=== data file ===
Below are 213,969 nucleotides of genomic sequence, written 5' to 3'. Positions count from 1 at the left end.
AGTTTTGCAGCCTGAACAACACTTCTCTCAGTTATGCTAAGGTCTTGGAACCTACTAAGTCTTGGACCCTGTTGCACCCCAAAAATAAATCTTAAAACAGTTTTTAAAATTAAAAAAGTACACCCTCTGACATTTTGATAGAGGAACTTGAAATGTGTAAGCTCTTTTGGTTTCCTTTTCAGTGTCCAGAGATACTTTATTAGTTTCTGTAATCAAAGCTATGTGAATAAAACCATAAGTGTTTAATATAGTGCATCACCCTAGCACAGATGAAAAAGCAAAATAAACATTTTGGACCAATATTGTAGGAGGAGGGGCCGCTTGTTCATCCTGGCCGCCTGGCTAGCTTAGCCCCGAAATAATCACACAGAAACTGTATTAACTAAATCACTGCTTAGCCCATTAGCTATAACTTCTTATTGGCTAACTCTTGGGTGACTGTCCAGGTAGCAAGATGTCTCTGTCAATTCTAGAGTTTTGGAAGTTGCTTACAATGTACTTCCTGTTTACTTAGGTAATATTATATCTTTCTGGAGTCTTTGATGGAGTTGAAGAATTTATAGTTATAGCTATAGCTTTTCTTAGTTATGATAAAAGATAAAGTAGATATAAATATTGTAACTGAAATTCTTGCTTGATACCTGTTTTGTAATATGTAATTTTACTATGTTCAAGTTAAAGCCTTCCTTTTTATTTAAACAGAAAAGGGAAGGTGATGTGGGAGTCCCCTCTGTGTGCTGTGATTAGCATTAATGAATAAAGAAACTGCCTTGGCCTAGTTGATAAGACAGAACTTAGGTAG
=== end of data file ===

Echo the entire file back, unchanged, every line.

Below are 213,969 nucleotides of genomic sequence, written 5' to 3'. Positions count from 1 at the left end.
AGTTTTGCAGCCTGAACAACACTTCTCTCAGTTATGCTAAGGTCTTGGAACCTACTAAGTCTTGGACCCTGTTGCACCCCAAAAATAAATCTTAAAACAGTTTTTAAAATTAAAAAAGTACACCCTCTGACATTTTGATAGAGGAACTTGAAATGTGTAAGCTCTTTTGGTTTCCTTTTCAGTGTCCAGAGATACTTTATTAGTTTCTGTAATCAAAGCTATGTGAATAAAACCATAAGTGTTTAATATAGTGCATCACCCTAGCACAGATGAAAAAGCAAAATAAACATTTTGGACCAATATTGTAGGAGGAGGGGCCGCTTGTTCATCCTGGCCGCCTGGCTAGCTTAGCCCCGAAATAATCACACAGAAACTGTATTAACTAAATCACTGCTTAGCCCATTAGCTATAACTTCTTATTGGCTAACTCTTGGGTGACTGTCCAGGTAGCAAGATGTCTCTGTCAATTCTAGAGTTTTGGAAGTTGCTTACAATGTACTTCCTGTTTACTTAGGTAATATTATATCTTTCTGGAGTCTTTGATGGAGTTGAAGAATTTATAGTTATAGCTATAGCTTTTCTTAGTTATGATAAAAGATAAAGTAGATATAAATATTGTAACTGAAATTCTTGCTTGATACCTGTTTTGTAATATGTAATTTTACTATGTTCAAGTTAAAGCCTTCCTTTTTATTTAAACAGAAAAGGGAAGGTGATGTGGGAGTCCCCTCTGTGTGCTGTGATTAGCATTAATGAATAAAGAAACTGCCTTGGCCTAGTTGATAAGACAGAACTTAGGTAG